10 Songs From San Antonio Artists That Pair Well With The Cold

click to enlarge Milli Mars - PAUL RHODIS
Paul Rhodis
Milli Mars

OK, where the hell did this cold weather come from? Not that I'm complaining, I would just like some notice before I step out of the office in my usual short shorts and t-shirt and not have the cold wind tear across my thighs like razor blades of ice.

And because it's been a little gloomy and cold the last few days, we've come up with 10 tracks from local artists that are the perfect soundtrack during a brisk walk through Eisenhower Park or ride through Southtown. Hell, even just chillin' in your apartment with some hot cocoa as you scroll through your Facebook timeline looking for the latest chisme.

Milli Mars

Veteran San Antonio rapper Milli Mars isn't a stranger to the darker edge of hip-hop. Produced by SA native 8th Light, "Bottle Service" has that driving-around-in-a-hoodie-with-your-friends vibe but also could lend itself to a solo skateboard sesh downtown. 

Sunny and The Sunliners
"Should I Take You Home"

Ooh-wee! Arguably one of the, if not the, sexiest jams ever produced by someone from San Antonio, Sunny Ozuna's "Should I Take You Home" probably was playing in the background while a whole generation of folks were being conceived. So be careful with this one.

"Comfy Coffins"

Two parts of the local rock trio Buttercup, Erik Sanden and Joe Reyes's side project Demitasse lends itself to more somber sounding tracks. Especially on "Comfy Coffins," it's easy to picture walking through town on a chilly afternoon
with nothing to do, but notice the changing colors of the trees. Well, maybe not in Texas, but a San Antonian can dream, right?

Nina Diaz

"January 9th"

One of the many things to appreciate about Girl in a Coma's Nina Diaz is her ability to really translate the emotion of her songs in her voice. Which seems like such an obvious thing to say but, especially on "January 9th" you can almost hear Diaz clenching her teeth as she earnestly belts out the lyrics on this somber but earnest song. This is perfect song to get in your feelings while snuggled up with a bottle of wine.

Brett Mullins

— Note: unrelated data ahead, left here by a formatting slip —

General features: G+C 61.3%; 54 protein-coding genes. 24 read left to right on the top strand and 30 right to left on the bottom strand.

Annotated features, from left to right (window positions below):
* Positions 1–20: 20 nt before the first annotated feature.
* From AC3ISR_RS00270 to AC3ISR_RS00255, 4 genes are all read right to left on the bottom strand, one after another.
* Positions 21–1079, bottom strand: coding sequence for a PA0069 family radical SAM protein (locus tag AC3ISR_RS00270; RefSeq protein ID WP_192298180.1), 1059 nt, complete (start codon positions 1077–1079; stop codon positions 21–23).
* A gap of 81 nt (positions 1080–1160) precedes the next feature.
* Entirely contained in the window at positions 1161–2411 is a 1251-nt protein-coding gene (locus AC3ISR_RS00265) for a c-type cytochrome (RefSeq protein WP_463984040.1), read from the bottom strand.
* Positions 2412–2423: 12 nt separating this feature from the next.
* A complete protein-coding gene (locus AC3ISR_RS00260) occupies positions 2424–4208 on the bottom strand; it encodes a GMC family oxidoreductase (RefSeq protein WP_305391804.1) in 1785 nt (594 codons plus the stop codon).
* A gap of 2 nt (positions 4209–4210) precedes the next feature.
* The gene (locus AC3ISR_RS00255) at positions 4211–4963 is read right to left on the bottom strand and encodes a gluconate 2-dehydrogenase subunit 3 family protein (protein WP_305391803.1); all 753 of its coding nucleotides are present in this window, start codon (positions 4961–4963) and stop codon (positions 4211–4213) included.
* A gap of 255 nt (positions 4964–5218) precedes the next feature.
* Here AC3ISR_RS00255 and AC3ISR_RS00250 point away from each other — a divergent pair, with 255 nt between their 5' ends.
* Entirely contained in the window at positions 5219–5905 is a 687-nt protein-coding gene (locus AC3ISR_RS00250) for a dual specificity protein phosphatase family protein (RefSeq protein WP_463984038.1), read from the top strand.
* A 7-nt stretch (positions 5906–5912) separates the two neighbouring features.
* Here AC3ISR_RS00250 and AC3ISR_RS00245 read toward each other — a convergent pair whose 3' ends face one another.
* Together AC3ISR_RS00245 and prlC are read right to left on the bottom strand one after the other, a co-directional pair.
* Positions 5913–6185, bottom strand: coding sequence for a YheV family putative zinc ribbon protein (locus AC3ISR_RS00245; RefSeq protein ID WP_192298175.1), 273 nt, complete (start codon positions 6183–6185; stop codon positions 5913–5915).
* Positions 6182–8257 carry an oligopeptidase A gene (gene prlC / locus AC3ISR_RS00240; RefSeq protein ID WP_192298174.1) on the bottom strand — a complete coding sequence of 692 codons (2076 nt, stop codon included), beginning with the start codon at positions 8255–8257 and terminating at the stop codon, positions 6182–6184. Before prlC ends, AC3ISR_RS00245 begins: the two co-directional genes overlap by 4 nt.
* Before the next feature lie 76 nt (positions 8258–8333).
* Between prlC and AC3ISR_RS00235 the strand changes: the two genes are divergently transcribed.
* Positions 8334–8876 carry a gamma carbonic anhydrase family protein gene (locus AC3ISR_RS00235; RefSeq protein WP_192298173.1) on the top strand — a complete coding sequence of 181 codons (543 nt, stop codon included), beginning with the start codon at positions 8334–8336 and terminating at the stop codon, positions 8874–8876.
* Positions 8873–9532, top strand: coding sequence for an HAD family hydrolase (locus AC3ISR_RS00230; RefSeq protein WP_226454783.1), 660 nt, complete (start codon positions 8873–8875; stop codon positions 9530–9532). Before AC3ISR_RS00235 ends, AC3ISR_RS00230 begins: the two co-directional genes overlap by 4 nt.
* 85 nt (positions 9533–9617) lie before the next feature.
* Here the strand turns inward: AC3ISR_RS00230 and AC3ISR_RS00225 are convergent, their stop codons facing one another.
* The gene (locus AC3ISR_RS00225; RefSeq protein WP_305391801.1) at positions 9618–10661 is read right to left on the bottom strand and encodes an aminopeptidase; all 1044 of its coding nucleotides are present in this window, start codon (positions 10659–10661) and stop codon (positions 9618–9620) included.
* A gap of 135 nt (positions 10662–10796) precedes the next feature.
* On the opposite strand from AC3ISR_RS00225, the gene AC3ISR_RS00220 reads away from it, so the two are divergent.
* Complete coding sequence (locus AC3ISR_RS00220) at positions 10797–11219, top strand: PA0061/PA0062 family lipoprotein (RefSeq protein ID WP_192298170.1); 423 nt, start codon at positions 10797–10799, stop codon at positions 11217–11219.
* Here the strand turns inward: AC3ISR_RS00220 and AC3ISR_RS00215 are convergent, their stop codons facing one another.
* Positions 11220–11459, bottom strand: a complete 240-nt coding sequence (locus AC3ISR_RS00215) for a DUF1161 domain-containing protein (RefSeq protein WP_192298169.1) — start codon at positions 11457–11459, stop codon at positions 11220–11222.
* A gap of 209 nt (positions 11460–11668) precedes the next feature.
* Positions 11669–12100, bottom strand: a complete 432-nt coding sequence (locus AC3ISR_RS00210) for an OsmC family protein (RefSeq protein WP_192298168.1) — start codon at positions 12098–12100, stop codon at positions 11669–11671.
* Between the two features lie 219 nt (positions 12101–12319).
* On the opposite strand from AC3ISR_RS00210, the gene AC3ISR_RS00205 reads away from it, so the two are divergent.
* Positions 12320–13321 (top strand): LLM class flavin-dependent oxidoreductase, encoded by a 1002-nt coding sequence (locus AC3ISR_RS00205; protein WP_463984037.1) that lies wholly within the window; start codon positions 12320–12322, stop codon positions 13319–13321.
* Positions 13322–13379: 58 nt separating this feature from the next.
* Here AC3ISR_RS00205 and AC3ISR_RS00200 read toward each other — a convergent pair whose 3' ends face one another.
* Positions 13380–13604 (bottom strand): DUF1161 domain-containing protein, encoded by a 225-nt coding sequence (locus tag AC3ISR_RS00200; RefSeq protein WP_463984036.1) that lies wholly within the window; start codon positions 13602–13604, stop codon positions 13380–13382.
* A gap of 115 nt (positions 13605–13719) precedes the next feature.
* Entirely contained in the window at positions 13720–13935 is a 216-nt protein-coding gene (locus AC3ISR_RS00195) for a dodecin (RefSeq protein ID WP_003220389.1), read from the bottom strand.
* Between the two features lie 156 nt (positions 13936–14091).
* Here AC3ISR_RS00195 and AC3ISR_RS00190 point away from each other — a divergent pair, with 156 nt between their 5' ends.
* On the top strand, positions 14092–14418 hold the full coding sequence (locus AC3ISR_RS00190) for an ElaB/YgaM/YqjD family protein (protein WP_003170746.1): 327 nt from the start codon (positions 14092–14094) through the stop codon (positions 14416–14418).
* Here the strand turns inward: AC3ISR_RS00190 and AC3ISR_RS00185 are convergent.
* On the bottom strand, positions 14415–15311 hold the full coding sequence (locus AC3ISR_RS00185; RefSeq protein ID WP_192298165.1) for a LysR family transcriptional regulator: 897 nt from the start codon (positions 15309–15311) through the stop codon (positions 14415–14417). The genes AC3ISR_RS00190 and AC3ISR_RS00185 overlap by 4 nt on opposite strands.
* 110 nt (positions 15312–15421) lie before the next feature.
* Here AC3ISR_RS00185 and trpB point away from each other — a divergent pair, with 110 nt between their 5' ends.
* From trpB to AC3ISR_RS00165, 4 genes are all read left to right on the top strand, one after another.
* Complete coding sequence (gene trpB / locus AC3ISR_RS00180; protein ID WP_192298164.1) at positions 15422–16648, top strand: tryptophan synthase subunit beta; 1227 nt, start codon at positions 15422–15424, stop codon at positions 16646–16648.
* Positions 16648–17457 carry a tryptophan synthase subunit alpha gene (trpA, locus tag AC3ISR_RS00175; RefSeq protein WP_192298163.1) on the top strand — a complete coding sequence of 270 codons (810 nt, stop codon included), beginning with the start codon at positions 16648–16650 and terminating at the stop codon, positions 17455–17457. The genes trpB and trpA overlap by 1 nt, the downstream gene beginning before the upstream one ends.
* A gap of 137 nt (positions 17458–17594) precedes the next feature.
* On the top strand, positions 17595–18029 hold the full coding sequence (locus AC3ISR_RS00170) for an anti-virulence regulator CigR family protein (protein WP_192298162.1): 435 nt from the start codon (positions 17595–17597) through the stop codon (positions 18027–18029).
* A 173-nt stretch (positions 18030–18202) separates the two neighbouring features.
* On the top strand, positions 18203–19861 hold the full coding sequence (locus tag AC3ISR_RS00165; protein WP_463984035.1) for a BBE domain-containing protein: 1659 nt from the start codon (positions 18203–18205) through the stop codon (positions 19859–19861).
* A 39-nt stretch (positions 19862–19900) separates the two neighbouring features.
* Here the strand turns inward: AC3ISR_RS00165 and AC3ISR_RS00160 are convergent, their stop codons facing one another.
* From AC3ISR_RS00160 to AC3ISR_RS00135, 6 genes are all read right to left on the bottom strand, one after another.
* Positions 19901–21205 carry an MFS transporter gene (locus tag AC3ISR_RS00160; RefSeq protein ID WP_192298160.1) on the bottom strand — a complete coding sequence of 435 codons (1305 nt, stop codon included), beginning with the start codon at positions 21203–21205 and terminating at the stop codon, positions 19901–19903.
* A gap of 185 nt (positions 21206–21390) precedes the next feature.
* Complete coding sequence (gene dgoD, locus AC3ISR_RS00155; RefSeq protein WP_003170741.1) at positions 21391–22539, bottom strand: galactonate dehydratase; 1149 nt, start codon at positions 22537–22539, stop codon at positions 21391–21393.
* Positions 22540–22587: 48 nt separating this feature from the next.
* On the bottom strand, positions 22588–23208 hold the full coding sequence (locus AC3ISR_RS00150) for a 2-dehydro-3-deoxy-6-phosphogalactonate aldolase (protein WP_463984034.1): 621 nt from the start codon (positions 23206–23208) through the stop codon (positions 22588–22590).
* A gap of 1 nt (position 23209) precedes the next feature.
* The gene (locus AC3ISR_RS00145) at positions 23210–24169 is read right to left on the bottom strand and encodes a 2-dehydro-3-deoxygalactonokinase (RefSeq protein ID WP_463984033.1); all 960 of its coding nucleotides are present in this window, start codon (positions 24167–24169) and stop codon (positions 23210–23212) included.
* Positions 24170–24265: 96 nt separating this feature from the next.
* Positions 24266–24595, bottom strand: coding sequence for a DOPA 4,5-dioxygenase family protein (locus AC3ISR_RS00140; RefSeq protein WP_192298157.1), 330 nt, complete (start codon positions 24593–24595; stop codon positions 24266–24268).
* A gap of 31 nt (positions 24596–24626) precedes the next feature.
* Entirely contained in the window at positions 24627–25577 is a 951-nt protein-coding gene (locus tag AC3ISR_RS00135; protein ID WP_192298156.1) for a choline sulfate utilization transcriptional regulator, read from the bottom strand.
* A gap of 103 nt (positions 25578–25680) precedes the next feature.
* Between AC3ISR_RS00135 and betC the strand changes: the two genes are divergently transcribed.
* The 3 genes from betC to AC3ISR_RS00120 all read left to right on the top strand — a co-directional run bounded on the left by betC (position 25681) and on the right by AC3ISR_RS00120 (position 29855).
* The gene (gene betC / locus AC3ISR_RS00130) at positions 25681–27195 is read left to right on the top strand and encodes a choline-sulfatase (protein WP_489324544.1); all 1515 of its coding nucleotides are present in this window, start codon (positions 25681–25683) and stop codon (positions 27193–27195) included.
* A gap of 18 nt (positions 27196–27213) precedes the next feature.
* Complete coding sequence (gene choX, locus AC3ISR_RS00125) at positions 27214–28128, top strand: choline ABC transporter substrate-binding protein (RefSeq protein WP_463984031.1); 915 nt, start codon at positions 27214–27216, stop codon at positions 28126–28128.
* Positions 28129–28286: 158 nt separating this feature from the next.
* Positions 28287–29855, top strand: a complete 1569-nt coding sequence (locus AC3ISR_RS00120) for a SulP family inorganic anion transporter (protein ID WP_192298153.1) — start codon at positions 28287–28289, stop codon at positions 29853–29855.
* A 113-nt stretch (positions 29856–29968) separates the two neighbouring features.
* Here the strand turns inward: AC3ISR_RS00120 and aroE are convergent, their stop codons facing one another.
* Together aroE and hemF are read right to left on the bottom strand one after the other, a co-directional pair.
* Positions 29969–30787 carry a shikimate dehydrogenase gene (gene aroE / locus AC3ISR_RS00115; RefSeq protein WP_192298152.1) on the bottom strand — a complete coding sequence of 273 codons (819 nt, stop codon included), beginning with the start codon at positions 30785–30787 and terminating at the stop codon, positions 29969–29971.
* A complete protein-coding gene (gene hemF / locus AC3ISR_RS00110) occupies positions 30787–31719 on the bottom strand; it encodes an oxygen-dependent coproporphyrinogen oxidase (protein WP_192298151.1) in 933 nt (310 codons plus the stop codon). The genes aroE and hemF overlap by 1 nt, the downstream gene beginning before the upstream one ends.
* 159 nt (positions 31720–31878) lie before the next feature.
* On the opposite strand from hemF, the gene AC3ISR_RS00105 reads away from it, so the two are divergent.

"Cry a Little"

Country music has this way of wrapping up seriously sad subject matter in happy, carefree overtones that gives you permission to be sad. Bret Mullins' "Cry a Little" does just that. And while the singer-songwriter's aesthetic is definitely classic country, Mullins manages to mix in enough pop to reach audiences beyond the genre. So grab a box of tissues and let your sadness keep you warm.

"Not That Way"

The sun is setting. You're on you're bike. It's chilly but you're in a cute sweater so it doesn't matter, 'cause you're cozy and looking fabulous. This is probably the best scenario to experience indie soul pop sextuplet Fishermen's "Not That Way." The track builds minimally but what it lacks in gigantic swells is made up for in the warmest combination of layered tones and harmonies.

Granite Hands
"Icicle Man"

If you're not familiar with the technical riffing of Sorush Ranjbar in his indie rock/math rock project Granite Hands, "Don't Do It" is sort of the perfect introduction to it. Guiding listeners down twisting corridors of jazz chords and unpredictable melodies, Ranjbar, on his Bandcamp page says "Icicle Man" was actually written when he was living an apartment in California that had a bad electricity and anytime he turned on the heater the power would go out, leaving him to endure 43º weather.

"Her Wings Covered The Sky"

Thick and echoing with reverberated screams, Cursus' "Her Wings Covered The Sky" is a sprawling 6-minute track that pulls listeners through waves of distorted guitar melodies and spiraling drum hits all in a dizzying 5/8 time signature. So pump this loud if you're looking to rock without going out to the club.

Wizard Land

With a vocal timber reminiscent of singer-songwriter Laura Veirs, Wolverton's Kate Terrell leads the three piece (sometimes four-piece whenButtercup's Joe Reyes shows up) down the winding trail towards Wizard Land. It's sort of jazzy and psychedelic, which is equally warm and inviting, but also a great reminder that it's the weekend, y'all.


Easily becoming one of the most exciting new acts in San Antonio, AMEA's "VayCay" is a clear reflection of the singer's songwriting ability. The song's tone is somber but emotive, inviting listeners to really listen to things she's saying in the song. So if you can't catch her performance this weekend, put this on blast to enjoy her tunes.

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